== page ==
Prepared by W. Bryan Smith, Area Extension Agent, Agricultural Engineer, Clemson University. (New 5/08.)
Many in the Southeast view irrigation as a “quick fix” for problems encountered during a hot, dry summer. It is a simple way to get some water to plants that are wilting and keep them alive until rainfall returns. Others see irrigation as a method to provide all of the water a plant may need on a daily basis. Neither of these views will provide a good habitat for our landscape plants.
Irrigation is quite simply a balancing act. We are attempting to maintain a given soil moisture content for optimum plant growth.
When too much water is applied to the landscape, the excess water saturates the root zone and replaces oxygen in the rooting area. Plant roots require oxygen to grow properly, so the anaerobic (without oxygen) conditions in a saturated or flooded landscape do not provide the ideal growing medium for a plant. Plants that are found in a flooded or saturated area are often referred to as “drowned,” which is an apt expression.
When too little water is applied to the landscape, plants begin to dry and wither. Every plant transpires (or emits) an amount of water through the stomata (small openings that vary in size with the climate conditions) in the leaves as a part of the plant’s water use and transport / production processes. When a plant finds itself in a drought condition, it usually begins to hoard its water supply by partially closing the stomata. This restricts water flow through the plant and results in slower transport processes as well as wilting. If we allow the plant to be “drought-stressed” in this manner for too long, the plant will be weakened and may even die.
Irrigation is one method to replace water in the soil used by the plants. As previously mentioned, this is a balancing act. We must apply enough water to maintain a plant’s growth, but not so much that we saturate the soil and drown the plant. We must also consider other water additions to and subtractions from the landscape.
Figure 1. The irrigation balancing act.
Rainfall: Rainfall is an obvious contributor of water to the landscape. Nice, gentle showers provide a great deal of water over a period of time, most of which may stay in the landscape. Intense thunderstorms, however, often provide water more quickly than the soil can absorb it. In this case, excess water will actually “run off ” (explained later in the text) and leave the landscape, so we may not receive the full benefit of all the water that fell in our rain gauge.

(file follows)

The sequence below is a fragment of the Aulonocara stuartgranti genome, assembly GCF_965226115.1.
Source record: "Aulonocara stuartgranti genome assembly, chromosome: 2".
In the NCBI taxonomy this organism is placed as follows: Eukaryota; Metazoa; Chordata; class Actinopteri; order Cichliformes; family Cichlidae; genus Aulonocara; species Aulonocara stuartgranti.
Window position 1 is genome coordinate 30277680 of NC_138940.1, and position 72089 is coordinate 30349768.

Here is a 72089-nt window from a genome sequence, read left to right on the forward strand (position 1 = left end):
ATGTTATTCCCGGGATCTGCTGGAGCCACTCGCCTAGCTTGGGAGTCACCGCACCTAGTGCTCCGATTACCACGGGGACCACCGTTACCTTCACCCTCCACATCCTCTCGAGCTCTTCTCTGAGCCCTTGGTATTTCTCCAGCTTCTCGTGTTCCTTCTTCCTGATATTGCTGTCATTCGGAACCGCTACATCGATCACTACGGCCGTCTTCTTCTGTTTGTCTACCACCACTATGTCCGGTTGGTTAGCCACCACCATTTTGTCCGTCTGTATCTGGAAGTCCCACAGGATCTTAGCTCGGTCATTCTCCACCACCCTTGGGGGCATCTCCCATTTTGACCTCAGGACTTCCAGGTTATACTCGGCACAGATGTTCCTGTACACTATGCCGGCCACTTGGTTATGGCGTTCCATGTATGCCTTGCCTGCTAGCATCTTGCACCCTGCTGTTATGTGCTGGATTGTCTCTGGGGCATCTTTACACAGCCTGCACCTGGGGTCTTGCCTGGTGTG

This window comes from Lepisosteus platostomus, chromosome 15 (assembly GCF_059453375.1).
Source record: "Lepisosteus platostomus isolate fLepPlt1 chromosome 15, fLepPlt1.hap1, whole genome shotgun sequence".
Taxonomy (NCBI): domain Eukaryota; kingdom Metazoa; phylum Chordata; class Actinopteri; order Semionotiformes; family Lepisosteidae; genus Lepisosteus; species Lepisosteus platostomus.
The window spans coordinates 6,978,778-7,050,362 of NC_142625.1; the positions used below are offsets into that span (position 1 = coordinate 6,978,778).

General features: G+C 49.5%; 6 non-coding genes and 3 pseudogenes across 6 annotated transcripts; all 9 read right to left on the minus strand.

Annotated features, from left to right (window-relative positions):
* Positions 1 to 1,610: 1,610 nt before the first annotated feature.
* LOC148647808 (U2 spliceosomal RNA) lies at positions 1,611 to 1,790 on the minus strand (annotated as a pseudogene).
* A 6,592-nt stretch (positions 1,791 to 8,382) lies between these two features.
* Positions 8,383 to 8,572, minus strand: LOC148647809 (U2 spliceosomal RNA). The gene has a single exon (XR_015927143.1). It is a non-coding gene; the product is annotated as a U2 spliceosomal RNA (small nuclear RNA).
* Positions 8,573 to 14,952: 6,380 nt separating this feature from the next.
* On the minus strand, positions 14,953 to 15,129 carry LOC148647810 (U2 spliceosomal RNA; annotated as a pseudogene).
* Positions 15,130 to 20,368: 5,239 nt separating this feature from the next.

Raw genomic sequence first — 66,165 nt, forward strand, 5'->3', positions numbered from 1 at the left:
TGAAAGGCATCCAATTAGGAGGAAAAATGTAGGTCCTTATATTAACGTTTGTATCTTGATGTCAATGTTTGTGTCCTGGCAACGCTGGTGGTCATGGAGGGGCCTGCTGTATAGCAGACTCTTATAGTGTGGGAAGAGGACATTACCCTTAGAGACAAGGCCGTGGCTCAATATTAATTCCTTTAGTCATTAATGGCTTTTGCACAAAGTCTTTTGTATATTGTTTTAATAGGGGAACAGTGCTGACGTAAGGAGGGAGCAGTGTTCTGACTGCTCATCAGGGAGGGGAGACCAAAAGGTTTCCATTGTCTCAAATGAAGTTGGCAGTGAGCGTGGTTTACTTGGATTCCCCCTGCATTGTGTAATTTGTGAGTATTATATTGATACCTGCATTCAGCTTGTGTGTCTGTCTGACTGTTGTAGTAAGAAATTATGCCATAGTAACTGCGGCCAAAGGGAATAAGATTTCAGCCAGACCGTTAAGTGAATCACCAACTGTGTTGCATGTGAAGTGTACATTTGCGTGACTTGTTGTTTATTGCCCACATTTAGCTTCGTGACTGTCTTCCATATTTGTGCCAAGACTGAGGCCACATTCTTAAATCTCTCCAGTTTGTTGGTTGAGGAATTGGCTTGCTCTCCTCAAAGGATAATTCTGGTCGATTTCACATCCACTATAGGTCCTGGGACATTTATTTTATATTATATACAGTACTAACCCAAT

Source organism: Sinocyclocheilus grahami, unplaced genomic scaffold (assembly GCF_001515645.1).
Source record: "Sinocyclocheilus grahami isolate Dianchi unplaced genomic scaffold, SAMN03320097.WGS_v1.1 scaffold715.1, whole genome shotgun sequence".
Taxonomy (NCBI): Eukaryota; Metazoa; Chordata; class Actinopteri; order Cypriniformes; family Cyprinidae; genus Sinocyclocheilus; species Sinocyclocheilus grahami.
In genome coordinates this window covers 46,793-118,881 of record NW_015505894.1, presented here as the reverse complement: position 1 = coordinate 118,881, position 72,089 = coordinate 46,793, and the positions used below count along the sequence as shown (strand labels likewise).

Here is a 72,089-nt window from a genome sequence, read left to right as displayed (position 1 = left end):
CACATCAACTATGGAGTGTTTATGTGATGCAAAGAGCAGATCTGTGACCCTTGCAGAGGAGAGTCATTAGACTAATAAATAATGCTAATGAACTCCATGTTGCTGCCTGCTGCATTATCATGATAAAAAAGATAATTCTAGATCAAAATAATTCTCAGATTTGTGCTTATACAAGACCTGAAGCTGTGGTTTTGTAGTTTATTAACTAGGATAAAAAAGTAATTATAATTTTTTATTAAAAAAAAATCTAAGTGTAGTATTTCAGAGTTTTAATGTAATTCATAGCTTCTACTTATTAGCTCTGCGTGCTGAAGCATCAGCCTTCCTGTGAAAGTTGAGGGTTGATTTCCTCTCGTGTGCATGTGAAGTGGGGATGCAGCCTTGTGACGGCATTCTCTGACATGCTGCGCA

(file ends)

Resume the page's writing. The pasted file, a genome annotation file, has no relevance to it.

Snow, Sleet & Hail: Each of these forms of precipitation also contributes water to the landscape, albeit during times of the year when our plants may not require very much. “Wet” snow that falls when the temperature is near freezing may contribute up to 1 inch of water for every 6 inches of snowfall, while “dry ” snow that falls during much colder weather may contribute up to 1 inch of water for every 12 inches of snowfall. Sleet and hail will also contribute water (although hail will hopefully not fall in a large enough quantity to provide an appreciable amount of water).
Irrigation: This is the man-made method of applying water to the landscape. Some concerns that apply to rainfall also apply to irrigation – if water is applied too quickly, some of it may “run off” and provide no benefit to the landscape.
“Run-On”: Assume that your neighbor’s yard is a few feet higher in elevation than your yard. If a hard rainfall event occurs, some of the water may “run off” from that yard and subsequently “run on” to your yard. If the water stays in your yard it will contribute to the soil moisture in your landscape. This “run-on” may be beneficial in a dry year, but it may also be a continual problem in a wet year if it saturates your landscape soil regularly or creates a wet spot. If this is the case some form of drainage (drain tile, etc.) or runoff water diversion (terrace, etc.) may be necessary.
Evaporation: Everyone is familiar with the evaporation of water from puddles, water glasses, ponds and swimming pools. Soil moisture may also be lost from a bare soil surface due to evaporation. Only the top inch or so of soil may be subject to this evaporation, but in a drought situation, every drop counts. Mulches help reduce this soil evaporation loss.